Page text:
Frequently Asked Questions (FAQ) about Predatory Journals
What is a predatory journal?
The following consensus definition of predatory publishing was published in Nature:
"Predatory journals and publishers are entities that prioritize self-interest at the expense of scholarship and are characterized by false or misleading information, deviation from best editorial and publication practices, a lack of transparency, and/or the use of aggressive and indiscriminate solicitation practices."
Why should I be concerned?
If you publish your research in a predatory journal, you face these potential consequences:
- Damage to your reputation and career
- Wasted time, effort, and money
- Loss of your research and scholarship
How can I identify a predatory journal?
Quality journals meet the following criteria. Investigate carefully. If a journal does not meet one or more of these criteria, you may want to avoid it.
- Journal’s website provides clear, true, verifiable information about the publisher and the publishing process.
- The journal follows international standards for peer review and research integrity. For example, see the best practices recommended by the Committee on Publication Ethics (COPE).
- The editors and board members listed on the journal’s website are experts in the relevant research area and, on their own websites or CVs, they mentioned service to the journal.
- The journal is indexed in major databases, such as EBSCO, Web of Science, Scopus, and PubMed.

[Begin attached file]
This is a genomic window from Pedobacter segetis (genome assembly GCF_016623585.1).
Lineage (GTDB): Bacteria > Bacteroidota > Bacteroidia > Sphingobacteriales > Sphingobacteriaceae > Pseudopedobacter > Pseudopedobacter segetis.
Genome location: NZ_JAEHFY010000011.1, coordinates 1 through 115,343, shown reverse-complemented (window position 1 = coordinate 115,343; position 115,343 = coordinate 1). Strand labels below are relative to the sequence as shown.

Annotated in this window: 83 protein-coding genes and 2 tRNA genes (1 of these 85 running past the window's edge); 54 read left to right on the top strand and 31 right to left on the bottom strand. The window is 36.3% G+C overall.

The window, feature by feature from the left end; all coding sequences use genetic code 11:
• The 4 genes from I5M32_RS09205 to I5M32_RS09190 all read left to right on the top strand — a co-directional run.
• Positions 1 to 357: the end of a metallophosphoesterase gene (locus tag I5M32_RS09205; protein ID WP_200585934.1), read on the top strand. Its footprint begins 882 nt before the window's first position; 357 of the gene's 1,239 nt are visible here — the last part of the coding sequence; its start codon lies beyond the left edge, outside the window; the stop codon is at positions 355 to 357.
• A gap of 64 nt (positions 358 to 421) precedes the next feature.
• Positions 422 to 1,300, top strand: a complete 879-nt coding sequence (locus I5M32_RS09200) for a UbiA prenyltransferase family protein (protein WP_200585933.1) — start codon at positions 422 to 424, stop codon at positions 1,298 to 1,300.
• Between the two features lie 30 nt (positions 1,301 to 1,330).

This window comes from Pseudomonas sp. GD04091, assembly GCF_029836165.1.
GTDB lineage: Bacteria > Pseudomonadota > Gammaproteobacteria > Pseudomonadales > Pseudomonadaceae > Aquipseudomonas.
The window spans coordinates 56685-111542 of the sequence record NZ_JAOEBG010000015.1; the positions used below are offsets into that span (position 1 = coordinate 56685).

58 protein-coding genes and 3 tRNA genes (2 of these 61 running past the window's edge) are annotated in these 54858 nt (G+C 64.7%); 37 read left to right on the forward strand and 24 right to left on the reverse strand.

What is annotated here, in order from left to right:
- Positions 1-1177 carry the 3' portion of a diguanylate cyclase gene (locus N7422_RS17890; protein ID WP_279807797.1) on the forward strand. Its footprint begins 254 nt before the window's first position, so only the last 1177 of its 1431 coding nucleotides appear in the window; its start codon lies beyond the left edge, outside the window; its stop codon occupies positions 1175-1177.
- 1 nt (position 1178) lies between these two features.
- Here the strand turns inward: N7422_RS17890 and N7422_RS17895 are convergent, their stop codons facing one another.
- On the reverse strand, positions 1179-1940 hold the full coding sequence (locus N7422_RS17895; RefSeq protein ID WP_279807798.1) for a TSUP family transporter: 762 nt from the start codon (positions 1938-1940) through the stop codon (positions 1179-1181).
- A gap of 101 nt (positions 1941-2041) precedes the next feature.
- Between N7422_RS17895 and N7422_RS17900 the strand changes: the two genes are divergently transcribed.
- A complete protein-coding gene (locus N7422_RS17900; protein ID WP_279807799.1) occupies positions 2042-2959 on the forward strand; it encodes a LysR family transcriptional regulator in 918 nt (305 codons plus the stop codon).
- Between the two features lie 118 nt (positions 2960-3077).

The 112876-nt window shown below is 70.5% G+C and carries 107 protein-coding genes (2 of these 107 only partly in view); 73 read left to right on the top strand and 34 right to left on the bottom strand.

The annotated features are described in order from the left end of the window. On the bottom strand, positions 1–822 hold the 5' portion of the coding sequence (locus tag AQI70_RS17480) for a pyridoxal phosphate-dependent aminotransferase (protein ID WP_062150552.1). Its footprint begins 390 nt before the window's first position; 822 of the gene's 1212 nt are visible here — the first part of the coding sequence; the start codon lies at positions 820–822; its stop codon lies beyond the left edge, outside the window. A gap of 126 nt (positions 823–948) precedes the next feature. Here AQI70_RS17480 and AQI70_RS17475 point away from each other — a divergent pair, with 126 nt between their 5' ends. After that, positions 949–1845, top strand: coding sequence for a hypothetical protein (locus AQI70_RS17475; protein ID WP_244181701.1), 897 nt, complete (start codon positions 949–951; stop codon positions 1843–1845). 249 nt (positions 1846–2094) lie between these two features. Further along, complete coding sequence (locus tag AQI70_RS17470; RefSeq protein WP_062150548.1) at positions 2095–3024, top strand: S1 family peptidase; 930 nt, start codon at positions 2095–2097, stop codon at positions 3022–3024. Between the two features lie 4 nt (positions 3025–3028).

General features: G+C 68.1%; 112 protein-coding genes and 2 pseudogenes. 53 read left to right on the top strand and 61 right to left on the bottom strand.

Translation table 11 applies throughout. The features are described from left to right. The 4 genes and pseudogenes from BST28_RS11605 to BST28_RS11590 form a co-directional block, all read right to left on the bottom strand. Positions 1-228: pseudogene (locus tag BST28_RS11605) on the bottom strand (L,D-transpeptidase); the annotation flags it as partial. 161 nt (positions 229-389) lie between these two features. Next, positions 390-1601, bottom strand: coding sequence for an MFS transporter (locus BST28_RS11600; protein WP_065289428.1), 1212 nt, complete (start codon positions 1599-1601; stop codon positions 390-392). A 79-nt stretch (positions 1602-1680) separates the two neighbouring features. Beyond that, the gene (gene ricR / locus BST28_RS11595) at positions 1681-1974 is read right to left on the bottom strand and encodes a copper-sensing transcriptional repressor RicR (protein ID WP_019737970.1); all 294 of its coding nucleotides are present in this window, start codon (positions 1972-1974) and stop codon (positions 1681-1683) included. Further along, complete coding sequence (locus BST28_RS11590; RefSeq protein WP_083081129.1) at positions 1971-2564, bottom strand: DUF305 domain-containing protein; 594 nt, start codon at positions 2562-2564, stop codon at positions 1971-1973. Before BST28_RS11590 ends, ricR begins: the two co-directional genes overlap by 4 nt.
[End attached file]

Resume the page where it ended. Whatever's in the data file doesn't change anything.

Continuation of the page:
Why can’t I simply check for a particular journal on a “watchlist”?
Watchlists are incomplete. They go out of date very quickly, and they may accidentally include quality journals. You want to investigate a journal for yourself.
What other tools are available for evaluating journals?
One tool is Think. Check. Submit.,
which provides information about predatory journals as well as predatory book publishers and conferences.
What can I do if I accidentally publish in a predatory journal?
- Contact the journal and request that they withdraw or take down the article.
- If the journal does not respond and you retained copyright, consider submitting DMCA take down notice.
- As a last resort, depending on the support you have from your institution and the specifics of your publication agreement, you might consider threatening legal action.
- If you are not able to withdraw your article but you have retained the copyright to your work, it may be worth contacting an editor with an explanation of your circumstances to inquire whether they will consider it for publication.
FAQs adapted from Cornell and University of Arkansas research guides.